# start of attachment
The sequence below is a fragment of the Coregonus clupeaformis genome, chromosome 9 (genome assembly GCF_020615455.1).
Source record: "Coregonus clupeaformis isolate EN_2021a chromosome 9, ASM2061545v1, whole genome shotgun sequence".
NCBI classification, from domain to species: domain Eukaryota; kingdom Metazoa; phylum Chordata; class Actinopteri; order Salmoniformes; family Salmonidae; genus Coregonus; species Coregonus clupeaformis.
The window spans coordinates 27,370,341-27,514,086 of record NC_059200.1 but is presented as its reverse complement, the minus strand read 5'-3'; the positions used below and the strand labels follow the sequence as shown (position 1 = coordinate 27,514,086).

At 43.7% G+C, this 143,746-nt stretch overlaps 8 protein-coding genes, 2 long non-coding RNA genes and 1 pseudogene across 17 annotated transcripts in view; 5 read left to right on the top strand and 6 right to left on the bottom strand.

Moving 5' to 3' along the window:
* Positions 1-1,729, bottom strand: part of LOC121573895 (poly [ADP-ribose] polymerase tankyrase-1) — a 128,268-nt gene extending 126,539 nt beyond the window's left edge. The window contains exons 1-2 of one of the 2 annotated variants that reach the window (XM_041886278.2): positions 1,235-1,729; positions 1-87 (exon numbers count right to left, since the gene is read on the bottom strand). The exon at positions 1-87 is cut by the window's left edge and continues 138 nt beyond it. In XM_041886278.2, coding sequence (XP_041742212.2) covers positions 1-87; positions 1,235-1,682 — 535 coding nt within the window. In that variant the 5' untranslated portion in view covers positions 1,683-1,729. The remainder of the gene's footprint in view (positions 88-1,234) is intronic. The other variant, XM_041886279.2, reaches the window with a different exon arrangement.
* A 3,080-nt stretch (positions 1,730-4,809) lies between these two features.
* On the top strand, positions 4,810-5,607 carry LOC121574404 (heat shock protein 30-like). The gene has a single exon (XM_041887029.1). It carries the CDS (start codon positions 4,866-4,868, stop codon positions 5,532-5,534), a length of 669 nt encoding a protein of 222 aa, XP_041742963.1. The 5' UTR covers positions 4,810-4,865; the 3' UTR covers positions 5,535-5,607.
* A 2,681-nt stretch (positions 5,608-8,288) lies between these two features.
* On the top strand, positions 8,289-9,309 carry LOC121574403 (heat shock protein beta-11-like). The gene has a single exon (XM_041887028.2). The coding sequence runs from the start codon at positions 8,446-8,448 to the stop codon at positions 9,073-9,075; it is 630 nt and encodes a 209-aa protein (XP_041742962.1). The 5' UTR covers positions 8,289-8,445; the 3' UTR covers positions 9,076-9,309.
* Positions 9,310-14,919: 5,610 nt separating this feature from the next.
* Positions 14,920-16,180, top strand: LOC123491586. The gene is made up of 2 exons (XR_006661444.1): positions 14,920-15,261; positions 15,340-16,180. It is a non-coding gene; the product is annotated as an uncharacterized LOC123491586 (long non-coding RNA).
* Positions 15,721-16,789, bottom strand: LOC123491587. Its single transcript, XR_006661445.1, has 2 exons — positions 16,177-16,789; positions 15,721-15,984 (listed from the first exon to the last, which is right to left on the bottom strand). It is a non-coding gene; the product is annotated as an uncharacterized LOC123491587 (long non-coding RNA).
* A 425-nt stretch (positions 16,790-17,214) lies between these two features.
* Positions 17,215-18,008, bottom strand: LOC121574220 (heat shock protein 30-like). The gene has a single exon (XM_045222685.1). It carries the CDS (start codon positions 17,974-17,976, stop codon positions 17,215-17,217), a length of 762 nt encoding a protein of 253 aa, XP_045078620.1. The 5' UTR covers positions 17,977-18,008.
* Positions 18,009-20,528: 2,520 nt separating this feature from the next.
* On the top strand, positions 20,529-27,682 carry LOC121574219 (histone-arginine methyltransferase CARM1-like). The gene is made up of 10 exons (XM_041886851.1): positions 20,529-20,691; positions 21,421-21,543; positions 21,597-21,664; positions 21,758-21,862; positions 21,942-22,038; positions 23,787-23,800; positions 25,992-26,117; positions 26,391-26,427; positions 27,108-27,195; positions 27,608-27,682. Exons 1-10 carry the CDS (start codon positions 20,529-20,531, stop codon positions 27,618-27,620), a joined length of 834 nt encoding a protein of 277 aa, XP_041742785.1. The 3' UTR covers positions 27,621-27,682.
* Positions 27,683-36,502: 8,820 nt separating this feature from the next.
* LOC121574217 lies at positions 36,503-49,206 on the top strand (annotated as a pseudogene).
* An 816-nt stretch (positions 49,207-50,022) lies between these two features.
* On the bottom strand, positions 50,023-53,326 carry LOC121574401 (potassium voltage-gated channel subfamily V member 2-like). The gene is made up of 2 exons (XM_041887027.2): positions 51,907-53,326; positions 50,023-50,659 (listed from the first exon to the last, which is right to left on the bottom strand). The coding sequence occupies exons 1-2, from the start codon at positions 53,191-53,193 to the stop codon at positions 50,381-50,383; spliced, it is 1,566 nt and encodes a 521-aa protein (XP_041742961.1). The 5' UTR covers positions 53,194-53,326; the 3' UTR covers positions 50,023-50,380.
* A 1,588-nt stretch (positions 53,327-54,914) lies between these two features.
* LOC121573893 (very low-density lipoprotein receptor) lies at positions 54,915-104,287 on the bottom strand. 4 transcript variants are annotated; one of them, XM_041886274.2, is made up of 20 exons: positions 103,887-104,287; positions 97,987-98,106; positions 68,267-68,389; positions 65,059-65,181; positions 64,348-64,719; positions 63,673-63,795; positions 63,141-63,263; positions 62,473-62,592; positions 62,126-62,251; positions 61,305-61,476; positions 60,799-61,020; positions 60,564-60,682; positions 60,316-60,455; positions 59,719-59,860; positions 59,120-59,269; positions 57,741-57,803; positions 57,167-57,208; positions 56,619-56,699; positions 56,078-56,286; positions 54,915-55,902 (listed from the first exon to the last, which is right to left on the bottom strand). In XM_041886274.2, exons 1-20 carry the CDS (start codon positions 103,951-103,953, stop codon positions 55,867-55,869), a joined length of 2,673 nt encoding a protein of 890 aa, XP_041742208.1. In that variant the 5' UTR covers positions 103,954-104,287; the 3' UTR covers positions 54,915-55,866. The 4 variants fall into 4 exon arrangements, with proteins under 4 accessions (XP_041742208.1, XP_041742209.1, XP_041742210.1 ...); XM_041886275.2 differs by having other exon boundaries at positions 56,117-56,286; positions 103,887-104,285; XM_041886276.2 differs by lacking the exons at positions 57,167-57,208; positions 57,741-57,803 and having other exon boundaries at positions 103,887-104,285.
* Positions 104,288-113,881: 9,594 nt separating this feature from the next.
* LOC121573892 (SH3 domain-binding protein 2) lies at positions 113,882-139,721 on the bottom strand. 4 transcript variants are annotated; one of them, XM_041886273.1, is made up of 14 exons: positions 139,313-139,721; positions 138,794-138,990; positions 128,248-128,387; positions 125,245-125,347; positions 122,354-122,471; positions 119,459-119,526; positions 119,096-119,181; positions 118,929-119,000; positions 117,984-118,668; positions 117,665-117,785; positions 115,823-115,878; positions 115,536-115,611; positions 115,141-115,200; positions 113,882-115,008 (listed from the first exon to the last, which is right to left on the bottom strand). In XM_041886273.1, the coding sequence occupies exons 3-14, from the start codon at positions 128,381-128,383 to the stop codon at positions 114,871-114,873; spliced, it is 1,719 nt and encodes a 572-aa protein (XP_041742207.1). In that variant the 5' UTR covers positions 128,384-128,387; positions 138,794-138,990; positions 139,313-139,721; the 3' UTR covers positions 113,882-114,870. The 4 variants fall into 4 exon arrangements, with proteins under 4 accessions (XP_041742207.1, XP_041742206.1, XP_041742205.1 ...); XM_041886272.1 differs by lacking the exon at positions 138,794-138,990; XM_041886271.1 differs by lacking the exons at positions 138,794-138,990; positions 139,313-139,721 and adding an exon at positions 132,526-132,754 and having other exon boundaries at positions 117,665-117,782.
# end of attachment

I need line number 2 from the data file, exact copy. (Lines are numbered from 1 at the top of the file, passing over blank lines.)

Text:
Source record: "Coregonus clupeaformis isolate EN_2021a chromosome 9, ASM2061545v1, whole genome shotgun sequence".